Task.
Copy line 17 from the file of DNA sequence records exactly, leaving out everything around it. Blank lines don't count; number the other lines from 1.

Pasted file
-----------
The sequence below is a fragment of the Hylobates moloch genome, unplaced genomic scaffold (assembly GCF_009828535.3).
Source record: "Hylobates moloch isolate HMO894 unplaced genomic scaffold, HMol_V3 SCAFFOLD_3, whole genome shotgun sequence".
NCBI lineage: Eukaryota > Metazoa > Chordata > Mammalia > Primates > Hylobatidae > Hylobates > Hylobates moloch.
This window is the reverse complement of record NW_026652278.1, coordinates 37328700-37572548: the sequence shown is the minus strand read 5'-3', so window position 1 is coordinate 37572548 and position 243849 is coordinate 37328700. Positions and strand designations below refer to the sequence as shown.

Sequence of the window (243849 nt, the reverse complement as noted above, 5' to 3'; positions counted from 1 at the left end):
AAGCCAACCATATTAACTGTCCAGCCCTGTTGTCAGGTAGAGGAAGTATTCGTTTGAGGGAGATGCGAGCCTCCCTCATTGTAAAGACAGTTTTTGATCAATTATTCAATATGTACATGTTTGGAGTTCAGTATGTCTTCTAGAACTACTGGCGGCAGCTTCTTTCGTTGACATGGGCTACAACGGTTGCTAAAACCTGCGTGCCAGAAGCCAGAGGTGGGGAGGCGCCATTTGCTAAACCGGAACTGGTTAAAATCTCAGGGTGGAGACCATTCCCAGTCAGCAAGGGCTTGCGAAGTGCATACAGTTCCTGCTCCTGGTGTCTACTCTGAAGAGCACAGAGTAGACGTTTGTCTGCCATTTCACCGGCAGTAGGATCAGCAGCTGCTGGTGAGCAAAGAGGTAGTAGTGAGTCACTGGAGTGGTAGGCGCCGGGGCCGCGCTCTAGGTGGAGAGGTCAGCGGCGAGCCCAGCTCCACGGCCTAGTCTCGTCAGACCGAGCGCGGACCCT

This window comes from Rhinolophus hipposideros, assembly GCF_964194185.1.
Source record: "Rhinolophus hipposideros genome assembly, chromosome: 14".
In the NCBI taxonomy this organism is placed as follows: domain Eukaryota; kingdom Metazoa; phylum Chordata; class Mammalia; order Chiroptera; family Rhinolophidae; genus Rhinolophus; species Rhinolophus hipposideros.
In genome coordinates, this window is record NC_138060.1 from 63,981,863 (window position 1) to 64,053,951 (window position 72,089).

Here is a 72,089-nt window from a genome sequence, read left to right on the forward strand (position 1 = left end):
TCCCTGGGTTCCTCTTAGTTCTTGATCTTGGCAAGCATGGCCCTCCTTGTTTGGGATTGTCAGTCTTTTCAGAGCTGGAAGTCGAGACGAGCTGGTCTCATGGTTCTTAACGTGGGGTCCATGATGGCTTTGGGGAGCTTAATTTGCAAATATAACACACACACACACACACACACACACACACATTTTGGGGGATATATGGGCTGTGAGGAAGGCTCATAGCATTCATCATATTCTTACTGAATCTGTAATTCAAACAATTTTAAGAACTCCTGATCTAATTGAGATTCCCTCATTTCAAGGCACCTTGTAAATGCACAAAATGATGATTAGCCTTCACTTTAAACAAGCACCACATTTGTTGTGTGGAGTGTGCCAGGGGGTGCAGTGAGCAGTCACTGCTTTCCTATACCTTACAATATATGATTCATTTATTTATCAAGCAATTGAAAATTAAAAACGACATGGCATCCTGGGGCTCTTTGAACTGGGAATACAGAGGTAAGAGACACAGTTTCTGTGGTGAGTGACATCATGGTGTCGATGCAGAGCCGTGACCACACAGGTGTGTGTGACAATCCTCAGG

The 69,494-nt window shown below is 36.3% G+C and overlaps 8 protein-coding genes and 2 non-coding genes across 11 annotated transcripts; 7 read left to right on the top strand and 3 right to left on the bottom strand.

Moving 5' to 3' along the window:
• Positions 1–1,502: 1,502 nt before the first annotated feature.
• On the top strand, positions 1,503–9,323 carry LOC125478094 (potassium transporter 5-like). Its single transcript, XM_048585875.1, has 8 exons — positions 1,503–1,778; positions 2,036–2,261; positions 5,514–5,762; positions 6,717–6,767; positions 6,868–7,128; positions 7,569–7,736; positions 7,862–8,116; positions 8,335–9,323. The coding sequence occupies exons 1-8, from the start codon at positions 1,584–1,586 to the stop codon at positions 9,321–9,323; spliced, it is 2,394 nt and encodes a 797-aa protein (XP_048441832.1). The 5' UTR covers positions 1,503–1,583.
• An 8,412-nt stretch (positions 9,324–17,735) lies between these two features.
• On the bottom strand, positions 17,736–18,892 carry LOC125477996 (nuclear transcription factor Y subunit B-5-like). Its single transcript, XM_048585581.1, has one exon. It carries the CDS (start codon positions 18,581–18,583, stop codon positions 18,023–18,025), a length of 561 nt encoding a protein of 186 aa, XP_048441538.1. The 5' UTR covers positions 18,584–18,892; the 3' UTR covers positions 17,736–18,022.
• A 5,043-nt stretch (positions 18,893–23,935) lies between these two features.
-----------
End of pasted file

• An 8,412-nt stretch (positions 9,324–17,735) lies between these two features.